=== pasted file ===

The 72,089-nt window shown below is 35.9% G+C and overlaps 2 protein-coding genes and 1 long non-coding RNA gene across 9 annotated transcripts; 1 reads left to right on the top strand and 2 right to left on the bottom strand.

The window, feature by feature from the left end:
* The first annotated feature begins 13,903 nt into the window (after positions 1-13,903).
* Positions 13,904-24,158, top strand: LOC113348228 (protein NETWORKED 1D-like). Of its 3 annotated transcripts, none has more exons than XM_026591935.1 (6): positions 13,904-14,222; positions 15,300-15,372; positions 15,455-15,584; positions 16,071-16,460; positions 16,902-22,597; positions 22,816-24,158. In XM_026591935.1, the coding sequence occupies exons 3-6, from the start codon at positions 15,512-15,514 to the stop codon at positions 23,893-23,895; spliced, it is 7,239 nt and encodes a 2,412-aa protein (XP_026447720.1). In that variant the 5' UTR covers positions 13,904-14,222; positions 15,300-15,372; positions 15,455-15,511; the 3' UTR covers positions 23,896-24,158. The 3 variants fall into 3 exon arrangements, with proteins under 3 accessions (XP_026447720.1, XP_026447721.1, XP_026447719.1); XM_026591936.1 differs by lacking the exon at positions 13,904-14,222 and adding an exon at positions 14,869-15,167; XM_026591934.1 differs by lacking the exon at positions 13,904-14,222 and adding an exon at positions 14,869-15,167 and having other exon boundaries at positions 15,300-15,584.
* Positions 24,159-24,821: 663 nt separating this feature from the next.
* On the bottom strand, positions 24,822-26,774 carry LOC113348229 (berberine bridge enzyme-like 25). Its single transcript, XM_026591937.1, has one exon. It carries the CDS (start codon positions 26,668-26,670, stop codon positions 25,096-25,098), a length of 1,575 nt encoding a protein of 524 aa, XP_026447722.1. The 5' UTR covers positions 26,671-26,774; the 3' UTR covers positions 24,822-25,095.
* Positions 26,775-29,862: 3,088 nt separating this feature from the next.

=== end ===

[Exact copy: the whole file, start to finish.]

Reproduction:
The 72,089-nt window shown below is 35.9% G+C and overlaps 2 protein-coding genes and 1 long non-coding RNA gene across 9 annotated transcripts; 1 reads left to right on the top strand and 2 right to left on the bottom strand.

The window, feature by feature from the left end:
* The first annotated feature begins 13,903 nt into the window (after positions 1-13,903).
* Positions 13,904-24,158, top strand: LOC113348228 (protein NETWORKED 1D-like). Of its 3 annotated transcripts, none has more exons than XM_026591935.1 (6): positions 13,904-14,222; positions 15,300-15,372; positions 15,455-15,584; positions 16,071-16,460; positions 16,902-22,597; positions 22,816-24,158. In XM_026591935.1, the coding sequence occupies exons 3-6, from the start codon at positions 15,512-15,514 to the stop codon at positions 23,893-23,895; spliced, it is 7,239 nt and encodes a 2,412-aa protein (XP_026447720.1). In that variant the 5' UTR covers positions 13,904-14,222; positions 15,300-15,372; positions 15,455-15,511; the 3' UTR covers positions 23,896-24,158. The 3 variants fall into 3 exon arrangements, with proteins under 3 accessions (XP_026447720.1, XP_026447721.1, XP_026447719.1); XM_026591936.1 differs by lacking the exon at positions 13,904-14,222 and adding an exon at positions 14,869-15,167; XM_026591934.1 differs by lacking the exon at positions 13,904-14,222 and adding an exon at positions 14,869-15,167 and having other exon boundaries at positions 15,300-15,584.
* Positions 24,159-24,821: 663 nt separating this feature from the next.
* On the bottom strand, positions 24,822-26,774 carry LOC113348229 (berberine bridge enzyme-like 25). Its single transcript, XM_026591937.1, has one exon. It carries the CDS (start codon positions 26,668-26,670, stop codon positions 25,096-25,098), a length of 1,575 nt encoding a protein of 524 aa, XP_026447722.1. The 5' UTR covers positions 26,671-26,774; the 3' UTR covers positions 24,822-25,095.
* Positions 26,775-29,862: 3,088 nt separating this feature from the next.